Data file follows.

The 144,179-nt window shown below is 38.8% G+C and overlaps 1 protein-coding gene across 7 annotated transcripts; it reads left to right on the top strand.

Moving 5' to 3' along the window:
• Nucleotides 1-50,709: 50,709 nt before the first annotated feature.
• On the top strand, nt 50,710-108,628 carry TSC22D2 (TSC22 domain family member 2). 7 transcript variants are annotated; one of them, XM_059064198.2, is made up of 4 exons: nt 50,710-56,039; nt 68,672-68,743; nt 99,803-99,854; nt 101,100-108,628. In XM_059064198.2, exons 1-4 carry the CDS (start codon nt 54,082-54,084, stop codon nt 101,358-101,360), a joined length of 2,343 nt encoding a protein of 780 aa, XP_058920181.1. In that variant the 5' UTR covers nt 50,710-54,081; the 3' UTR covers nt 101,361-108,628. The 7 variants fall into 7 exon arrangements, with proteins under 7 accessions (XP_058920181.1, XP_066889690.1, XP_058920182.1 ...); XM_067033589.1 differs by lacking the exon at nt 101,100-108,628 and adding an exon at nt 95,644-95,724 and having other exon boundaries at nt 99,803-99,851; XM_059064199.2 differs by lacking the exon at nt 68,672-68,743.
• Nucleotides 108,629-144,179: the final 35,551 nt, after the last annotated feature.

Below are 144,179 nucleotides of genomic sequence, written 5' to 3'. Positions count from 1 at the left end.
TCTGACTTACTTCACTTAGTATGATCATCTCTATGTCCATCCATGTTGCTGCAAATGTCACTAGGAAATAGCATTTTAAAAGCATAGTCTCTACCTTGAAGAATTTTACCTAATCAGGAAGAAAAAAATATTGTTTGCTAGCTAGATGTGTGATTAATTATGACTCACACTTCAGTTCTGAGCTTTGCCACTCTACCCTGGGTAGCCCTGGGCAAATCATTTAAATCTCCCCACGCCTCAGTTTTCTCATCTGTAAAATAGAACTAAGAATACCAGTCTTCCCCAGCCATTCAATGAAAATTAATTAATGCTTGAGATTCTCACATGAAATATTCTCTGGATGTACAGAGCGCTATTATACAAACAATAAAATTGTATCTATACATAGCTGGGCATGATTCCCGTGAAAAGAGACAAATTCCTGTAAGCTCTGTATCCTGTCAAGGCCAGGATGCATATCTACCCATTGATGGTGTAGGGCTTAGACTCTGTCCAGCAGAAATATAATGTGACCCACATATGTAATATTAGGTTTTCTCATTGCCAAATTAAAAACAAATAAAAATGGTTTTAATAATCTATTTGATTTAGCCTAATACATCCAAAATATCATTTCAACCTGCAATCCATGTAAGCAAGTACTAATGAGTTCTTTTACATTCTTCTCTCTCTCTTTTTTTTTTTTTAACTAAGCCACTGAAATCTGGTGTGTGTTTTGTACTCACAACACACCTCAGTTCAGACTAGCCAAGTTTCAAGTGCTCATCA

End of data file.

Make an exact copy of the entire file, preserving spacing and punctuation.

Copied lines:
The 144,179-nt window shown below is 38.8% G+C and overlaps 1 protein-coding gene across 7 annotated transcripts; it reads left to right on the top strand.

Moving 5' to 3' along the window:
• Nucleotides 1-50,709: 50,709 nt before the first annotated feature.
• On the top strand, nt 50,710-108,628 carry TSC22D2 (TSC22 domain family member 2). 7 transcript variants are annotated; one of them, XM_059064198.2, is made up of 4 exons: nt 50,710-56,039; nt 68,672-68,743; nt 99,803-99,854; nt 101,100-108,628. In XM_059064198.2, exons 1-4 carry the CDS (start codon nt 54,082-54,084, stop codon nt 101,358-101,360), a joined length of 2,343 nt encoding a protein of 780 aa, XP_058920181.1. In that variant the 5' UTR covers nt 50,710-54,081; the 3' UTR covers nt 101,361-108,628. The 7 variants fall into 7 exon arrangements, with proteins under 7 accessions (XP_058920181.1, XP_066889690.1, XP_058920182.1 ...); XM_067033589.1 differs by lacking the exon at nt 101,100-108,628 and adding an exon at nt 95,644-95,724 and having other exon boundaries at nt 99,803-99,851; XM_059064199.2 differs by lacking the exon at nt 68,672-68,743.
• Nucleotides 108,629-144,179: the final 35,551 nt, after the last annotated feature.

Below are 144,179 nucleotides of genomic sequence, written 5' to 3'. Positions count from 1 at the left end.
TCTGACTTACTTCACTTAGTATGATCATCTCTATGTCCATCCATGTTGCTGCAAATGTCACTAGGAAATAGCATTTTAAAAGCATAGTCTCTACCTTGAAGAATTTTACCTAATCAGGAAGAAAAAAATATTGTTTGCTAGCTAGATGTGTGATTAATTATGACTCACACTTCAGTTCTGAGCTTTGCCACTCTACCCTGGGTAGCCCTGGGCAAATCATTTAAATCTCCCCACGCCTCAGTTTTCTCATCTGTAAAATAGAACTAAGAATACCAGTCTTCCCCAGCCATTCAATGAAAATTAATTAATGCTTGAGATTCTCACATGAAATATTCTCTGGATGTACAGAGCGCTATTATACAAACAATAAAATTGTATCTATACATAGCTGGGCATGATTCCCGTGAAAAGAGACAAATTCCTGTAAGCTCTGTATCCTGTCAAGGCCAGGATGCATATCTACCCATTGATGGTGTAGGGCTTAGACTCTGTCCAGCAGAAATATAATGTGACCCACATATGTAATATTAGGTTTTCTCATTGCCAAATTAAAAACAAATAAAAATGGTTTTAATAATCTATTTGATTTAGCCTAATACATCCAAAATATCATTTCAACCTGCAATCCATGTAAGCAAGTACTAATGAGTTCTTTTACATTCTTCTCTCTCTCTTTTTTTTTTTTTAACTAAGCCACTGAAATCTGGTGTGTGTTTTGTACTCACAACACACCTCAGTTCAGACTAGCCAAGTTTCAAGTGCTCATCA